The nonprofit's lobbying arm, which advocates for women's reproductive health issues, argued that calls for allowing birth control pills to be sold without a prescription are "empty gestures."
The policy change would "force women to go back to the days when they paid out of pocket for birth control — which can cost upwards of $600 a year," Planned Parenthood Action Fund wrote on its website.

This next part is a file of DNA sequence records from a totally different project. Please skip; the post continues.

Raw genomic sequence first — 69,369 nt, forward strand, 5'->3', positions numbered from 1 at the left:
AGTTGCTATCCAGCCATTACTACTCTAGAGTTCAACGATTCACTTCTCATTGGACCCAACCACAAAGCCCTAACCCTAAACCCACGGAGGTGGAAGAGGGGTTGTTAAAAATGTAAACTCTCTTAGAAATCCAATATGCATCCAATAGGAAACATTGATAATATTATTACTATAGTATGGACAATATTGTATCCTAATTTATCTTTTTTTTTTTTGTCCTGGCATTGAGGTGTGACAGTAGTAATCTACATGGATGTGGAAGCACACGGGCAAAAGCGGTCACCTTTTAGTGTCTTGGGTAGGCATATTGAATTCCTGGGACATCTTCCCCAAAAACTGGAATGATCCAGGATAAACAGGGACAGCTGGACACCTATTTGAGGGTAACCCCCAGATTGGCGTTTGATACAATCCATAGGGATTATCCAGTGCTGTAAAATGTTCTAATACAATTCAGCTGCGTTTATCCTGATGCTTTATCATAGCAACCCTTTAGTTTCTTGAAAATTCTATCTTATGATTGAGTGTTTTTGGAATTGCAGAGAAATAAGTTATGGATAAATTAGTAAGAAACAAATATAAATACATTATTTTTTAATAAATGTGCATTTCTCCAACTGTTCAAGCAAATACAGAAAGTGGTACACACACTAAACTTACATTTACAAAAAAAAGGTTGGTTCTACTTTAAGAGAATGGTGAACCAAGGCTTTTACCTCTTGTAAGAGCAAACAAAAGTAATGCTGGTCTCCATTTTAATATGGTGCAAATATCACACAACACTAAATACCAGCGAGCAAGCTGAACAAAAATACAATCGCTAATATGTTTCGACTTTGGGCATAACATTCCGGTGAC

The statement also noted that no prescription drug manufacturer has applied for their pills to be made available over the counter.
A number of Republican Senate candidates have backed over-the-counter birth control in races this year, including Cory Gardner in Colorado, Thom Tillis in North Carolina, Ed Gillespie in Virginia, Mike McFadden in Minnesota.
Potential Republican presidential contender Bobby Jindal also backs the idea.